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5 Tips for Choosing the Best Mortgage for You

The type of mortgage you choose could save you thousands of dollars over the life of your mortgage. Take your time and make sure you have all the facts before making a final decision.

Download Your Home Loan Toolkit  for a free step-by-step guide with worksheets that help you work through each step in the process listed below and get the best mortgage for your situation.

  1. Define what affordable means to you
    A mortgage lending rule of thumb is that your total monthly home payment should be at or below 28% of your total monthly income before taxes. Lenders may approve you for more or for less depending on your overall financial picture, but how much are you comfortable paying each month for your total home loan? The total home loan cost includes the mortgage principal plus interest, mortgage insurance, property taxes, homeowners insurance, and any HOA or other neighborhood fees.  See pages 3-5 in Your Home Loan Toolkit (YHLT) for more information and worksheets.
  2. Understand your credit score
    Your credit, your credit scores, and how wisely you shop for a loan that best fits your needs have a significant impact on your mortgage interest rate and the fees you pay. To improve your credit and your chances of getting a better mortgage, get current on your payments and stay current. About 35% of your credit scores are based on whether or not you pay your bills on time. About 30% of your credit scores are based on how much debt you owe. That’s why you may want to consider paying down some of your debts. See page 6 in YHLT for more information.
  3. Pick the mortgage type that works best for you
    There are many different types of mortgages with the main differences being loan term, interest rate type, and loan type. Loan term indicates the length of the loan such as 30 years, 15 years or other. Interest rate type generally refers to either fixed-rate or adjustable-rate mortgages. Loan type includes categories such as conventional, FHA, VA, and USDA. Government programs often include low down payment or no down payment options. See page 7 in YHLT for more information.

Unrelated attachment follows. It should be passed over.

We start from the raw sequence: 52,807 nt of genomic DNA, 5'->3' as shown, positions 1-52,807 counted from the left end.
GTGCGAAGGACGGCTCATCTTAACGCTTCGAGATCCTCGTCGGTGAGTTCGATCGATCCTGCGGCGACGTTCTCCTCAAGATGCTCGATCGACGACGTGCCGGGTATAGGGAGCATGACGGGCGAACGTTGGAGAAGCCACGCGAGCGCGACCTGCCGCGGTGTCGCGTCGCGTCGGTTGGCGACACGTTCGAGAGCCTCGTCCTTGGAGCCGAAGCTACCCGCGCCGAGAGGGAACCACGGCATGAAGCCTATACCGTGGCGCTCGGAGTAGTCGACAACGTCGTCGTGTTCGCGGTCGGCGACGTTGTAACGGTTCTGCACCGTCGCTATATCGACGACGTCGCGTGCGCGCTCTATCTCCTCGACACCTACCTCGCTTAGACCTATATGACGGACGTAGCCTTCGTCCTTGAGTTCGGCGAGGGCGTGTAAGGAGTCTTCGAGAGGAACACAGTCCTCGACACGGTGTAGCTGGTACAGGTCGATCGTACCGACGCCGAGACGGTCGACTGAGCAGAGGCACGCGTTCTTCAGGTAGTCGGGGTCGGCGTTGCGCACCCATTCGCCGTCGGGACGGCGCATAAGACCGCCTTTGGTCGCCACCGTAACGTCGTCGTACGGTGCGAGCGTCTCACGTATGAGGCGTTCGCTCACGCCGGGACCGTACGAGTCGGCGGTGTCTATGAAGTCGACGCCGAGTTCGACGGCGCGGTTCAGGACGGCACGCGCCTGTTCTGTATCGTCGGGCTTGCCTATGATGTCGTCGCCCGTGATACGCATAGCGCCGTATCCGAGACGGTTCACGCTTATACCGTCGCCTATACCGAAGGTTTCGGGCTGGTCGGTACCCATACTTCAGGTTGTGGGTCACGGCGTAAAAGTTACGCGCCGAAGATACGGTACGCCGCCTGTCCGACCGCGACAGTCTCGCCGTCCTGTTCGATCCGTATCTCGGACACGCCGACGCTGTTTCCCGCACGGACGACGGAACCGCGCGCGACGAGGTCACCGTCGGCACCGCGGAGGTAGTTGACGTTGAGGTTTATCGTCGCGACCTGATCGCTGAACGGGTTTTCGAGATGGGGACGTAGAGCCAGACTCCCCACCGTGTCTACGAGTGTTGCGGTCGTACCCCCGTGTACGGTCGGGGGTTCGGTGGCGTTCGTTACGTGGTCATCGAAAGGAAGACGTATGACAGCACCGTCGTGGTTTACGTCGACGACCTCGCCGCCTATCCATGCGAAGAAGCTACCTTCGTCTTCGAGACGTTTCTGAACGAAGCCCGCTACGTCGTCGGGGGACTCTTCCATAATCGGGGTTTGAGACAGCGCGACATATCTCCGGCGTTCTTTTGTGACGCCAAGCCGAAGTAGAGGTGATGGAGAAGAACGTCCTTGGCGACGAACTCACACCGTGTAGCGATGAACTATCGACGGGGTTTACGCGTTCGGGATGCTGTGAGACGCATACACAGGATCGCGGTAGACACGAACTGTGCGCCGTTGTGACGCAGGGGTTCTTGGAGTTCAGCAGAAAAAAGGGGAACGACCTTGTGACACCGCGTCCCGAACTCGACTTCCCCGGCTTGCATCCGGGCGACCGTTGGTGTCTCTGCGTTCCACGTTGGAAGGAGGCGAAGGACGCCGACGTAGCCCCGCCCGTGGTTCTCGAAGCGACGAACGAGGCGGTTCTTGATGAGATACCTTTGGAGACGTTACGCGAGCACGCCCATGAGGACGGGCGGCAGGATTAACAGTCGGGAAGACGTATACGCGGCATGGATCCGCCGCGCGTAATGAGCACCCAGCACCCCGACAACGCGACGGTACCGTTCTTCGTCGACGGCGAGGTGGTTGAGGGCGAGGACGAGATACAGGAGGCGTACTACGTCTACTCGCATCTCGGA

4. Understanding the difference between points and interest rate
    Points are a percentage of a loan amount. For example, when a loan officer talks about one point on a $100,000 loan, the loan officer is talking about one percent of the loan, which equals $1,000. Lenders offer different interest rates on loans with different points. There are three main choices you can make about points. You can decide you don’t want to pay or receive points at all. This is called a zero point loan. You can pay points at closing to receive a lower interest rate. Or you can choose to have points paid to you (also called lender credits) and use them to cover some of your closing costs. See page 9 in YHLT for more information.
  5. Choose your mortgage and avoid pitfalls
    Once you’ve done your homework and figured out how much total loan cost you can afford each month, reviewed your credit score and decided on the type of loan you want, it’s time to shop for a mortgage. This important step could save you thousands of dollars over the life of your mortgage. Take your time and make sure you have all the facts before signing any documents.

    • Make a list of several lenders you will start with
    • Get the facts from the lenders on your list
    • Compare Total Loan Costs

See pages 10-15 in YHLT for worksheets and more information on choosing the best mortgage for you as well as avoiding common pitfalls and handling any problems that should arise.

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Financing Your New Home

Once you’ve decided to buy a new home, there are a number of things you need to do before looking at houses including planning for financing your new home. In order to make an offer on a home, you need to be pre-approved by a mortgage company for the amount of your offer or higher. Whether or not you can get pre-approved for the loan amount you need will be partially based on your credit rating. Checking your credit score, and correcting any mistakes, is an important first step in getting the best interest rate on the mortgage for your new home.

Checking Your Credit

The three credit bureaus are required to provide individuals a free copy of their credit score once every 12 months. Visit www.annualcreditreport.com to view your credit score and to get information on how to file a dispute if you find a mistake. Taking care of any mistakes in your credit score before applying for a loan or looking for a home will save time and help you move through the process much more quickly, without any unpleasant surprises.